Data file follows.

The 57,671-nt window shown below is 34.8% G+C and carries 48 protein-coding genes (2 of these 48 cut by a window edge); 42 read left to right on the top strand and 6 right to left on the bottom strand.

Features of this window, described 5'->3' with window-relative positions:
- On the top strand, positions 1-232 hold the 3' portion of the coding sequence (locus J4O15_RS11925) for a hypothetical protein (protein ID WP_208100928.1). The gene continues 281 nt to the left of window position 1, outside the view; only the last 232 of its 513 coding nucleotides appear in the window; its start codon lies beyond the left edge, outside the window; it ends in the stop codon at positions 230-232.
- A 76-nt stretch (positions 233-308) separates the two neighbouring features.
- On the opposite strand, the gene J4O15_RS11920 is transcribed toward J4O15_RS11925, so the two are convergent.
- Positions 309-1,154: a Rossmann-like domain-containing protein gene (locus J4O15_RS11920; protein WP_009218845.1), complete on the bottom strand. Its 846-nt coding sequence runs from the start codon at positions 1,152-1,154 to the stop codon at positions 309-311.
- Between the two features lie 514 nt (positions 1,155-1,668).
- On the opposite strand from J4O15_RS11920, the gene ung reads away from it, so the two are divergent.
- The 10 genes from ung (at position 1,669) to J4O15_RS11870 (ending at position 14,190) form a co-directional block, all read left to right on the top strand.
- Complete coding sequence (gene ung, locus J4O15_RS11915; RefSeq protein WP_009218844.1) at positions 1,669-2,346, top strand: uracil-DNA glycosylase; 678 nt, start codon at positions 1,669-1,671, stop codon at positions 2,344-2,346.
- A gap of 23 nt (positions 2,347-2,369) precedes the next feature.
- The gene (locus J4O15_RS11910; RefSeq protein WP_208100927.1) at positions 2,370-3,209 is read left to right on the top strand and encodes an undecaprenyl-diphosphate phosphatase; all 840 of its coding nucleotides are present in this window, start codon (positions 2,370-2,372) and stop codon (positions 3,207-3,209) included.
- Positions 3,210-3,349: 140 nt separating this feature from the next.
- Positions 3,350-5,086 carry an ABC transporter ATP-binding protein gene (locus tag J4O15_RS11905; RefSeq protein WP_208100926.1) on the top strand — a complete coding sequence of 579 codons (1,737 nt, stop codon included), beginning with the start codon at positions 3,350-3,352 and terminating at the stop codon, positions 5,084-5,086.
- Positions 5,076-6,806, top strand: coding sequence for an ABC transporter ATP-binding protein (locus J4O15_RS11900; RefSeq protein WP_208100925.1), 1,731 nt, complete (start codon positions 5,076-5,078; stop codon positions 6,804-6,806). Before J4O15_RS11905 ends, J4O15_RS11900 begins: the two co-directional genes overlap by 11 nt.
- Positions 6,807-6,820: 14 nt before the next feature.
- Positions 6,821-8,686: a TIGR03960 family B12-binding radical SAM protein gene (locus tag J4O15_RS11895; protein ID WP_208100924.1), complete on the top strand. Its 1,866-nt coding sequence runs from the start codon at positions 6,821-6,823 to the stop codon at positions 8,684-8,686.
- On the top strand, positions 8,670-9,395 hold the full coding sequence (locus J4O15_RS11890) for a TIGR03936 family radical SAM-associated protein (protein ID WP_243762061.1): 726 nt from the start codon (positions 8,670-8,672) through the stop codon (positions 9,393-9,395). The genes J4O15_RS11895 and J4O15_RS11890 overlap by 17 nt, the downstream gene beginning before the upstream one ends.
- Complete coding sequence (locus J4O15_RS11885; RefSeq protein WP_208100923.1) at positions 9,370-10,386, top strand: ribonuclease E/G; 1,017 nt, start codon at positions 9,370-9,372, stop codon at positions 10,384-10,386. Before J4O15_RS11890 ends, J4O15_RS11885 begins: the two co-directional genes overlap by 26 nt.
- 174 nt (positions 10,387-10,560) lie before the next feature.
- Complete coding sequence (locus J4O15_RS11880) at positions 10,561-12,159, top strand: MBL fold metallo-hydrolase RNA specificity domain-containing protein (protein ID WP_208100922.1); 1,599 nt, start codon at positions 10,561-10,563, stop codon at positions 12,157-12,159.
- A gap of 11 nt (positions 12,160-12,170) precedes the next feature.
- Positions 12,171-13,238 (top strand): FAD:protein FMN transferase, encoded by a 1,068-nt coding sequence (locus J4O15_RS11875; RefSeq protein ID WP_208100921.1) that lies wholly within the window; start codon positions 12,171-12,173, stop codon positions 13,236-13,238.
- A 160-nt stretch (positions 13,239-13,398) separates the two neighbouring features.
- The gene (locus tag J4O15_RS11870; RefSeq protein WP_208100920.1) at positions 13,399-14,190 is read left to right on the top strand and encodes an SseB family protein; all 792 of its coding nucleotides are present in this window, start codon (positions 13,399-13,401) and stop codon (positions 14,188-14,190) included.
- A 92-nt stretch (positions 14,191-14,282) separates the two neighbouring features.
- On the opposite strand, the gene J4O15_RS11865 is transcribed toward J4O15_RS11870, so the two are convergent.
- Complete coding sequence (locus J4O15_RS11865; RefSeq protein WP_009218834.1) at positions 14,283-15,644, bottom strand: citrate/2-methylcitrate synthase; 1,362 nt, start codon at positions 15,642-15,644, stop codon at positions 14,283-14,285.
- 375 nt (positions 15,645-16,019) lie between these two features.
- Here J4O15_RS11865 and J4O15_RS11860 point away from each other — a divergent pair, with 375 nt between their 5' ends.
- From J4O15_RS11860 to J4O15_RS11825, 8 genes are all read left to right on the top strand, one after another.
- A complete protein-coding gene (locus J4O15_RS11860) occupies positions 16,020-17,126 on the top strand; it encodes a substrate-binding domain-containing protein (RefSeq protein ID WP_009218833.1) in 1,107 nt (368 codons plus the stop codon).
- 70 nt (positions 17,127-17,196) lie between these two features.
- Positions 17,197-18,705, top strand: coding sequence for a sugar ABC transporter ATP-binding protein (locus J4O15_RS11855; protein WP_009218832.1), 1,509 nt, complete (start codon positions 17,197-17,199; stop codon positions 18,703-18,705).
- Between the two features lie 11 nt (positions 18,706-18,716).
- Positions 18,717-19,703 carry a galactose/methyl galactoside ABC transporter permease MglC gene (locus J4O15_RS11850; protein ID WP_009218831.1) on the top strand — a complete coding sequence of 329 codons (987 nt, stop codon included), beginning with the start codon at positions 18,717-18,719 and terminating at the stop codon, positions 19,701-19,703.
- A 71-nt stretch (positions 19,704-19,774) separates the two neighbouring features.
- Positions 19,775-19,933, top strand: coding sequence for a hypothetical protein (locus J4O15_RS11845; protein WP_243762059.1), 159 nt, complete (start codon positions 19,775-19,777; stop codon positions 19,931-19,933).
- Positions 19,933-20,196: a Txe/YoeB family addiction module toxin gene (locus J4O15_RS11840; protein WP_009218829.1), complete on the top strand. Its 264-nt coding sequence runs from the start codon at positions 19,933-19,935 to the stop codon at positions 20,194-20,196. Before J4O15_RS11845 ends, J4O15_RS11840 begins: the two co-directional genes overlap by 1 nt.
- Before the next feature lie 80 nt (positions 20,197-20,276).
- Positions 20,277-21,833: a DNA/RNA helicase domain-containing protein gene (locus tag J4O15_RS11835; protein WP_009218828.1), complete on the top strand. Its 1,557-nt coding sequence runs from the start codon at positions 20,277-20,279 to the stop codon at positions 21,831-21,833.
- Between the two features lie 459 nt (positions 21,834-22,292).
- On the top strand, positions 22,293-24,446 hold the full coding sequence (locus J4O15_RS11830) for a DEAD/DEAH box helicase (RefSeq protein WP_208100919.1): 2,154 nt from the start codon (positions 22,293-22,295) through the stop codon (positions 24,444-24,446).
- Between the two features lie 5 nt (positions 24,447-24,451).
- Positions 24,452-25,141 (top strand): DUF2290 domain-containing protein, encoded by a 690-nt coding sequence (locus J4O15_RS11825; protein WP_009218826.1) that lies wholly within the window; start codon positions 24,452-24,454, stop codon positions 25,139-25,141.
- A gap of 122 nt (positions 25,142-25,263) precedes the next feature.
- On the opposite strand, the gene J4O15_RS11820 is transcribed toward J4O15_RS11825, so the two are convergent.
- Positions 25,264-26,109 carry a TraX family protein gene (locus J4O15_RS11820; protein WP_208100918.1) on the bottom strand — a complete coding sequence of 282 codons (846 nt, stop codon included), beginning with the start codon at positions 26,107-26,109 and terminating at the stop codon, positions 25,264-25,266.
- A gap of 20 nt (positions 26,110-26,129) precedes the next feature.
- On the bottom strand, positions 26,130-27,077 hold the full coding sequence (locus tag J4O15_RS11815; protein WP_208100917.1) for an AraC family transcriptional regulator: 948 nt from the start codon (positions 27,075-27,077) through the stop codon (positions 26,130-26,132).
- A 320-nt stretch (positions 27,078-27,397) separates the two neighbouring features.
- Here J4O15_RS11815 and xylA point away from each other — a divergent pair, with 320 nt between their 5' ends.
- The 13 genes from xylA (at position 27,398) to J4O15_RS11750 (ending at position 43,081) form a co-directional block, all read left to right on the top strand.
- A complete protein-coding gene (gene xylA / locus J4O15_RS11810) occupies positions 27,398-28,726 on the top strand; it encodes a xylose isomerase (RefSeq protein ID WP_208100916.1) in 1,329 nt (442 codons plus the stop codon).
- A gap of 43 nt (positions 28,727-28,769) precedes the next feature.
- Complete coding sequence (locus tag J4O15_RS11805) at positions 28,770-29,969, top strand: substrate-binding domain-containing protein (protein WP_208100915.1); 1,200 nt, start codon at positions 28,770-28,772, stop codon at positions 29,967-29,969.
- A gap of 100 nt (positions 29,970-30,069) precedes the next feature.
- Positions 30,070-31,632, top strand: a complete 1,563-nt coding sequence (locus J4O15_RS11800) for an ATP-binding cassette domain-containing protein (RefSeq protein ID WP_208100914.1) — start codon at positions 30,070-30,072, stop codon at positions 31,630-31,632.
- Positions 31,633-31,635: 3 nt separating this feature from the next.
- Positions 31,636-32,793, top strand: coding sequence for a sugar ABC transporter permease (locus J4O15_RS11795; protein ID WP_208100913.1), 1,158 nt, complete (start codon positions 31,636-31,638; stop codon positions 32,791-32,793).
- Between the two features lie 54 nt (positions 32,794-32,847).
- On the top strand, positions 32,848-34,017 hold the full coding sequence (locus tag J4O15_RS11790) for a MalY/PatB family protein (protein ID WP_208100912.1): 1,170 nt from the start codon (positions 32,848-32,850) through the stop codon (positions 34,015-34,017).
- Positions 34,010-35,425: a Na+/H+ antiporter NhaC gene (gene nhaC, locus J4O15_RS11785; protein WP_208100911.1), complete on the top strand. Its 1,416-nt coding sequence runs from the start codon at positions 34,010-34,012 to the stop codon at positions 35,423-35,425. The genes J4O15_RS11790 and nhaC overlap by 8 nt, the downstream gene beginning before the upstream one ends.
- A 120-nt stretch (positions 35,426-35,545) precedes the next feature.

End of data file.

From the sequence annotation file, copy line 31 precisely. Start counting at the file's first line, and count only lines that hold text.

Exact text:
- From J4O15_RS11860 to J4O15_RS11825, 8 genes are all read left to right on the top strand, one after another.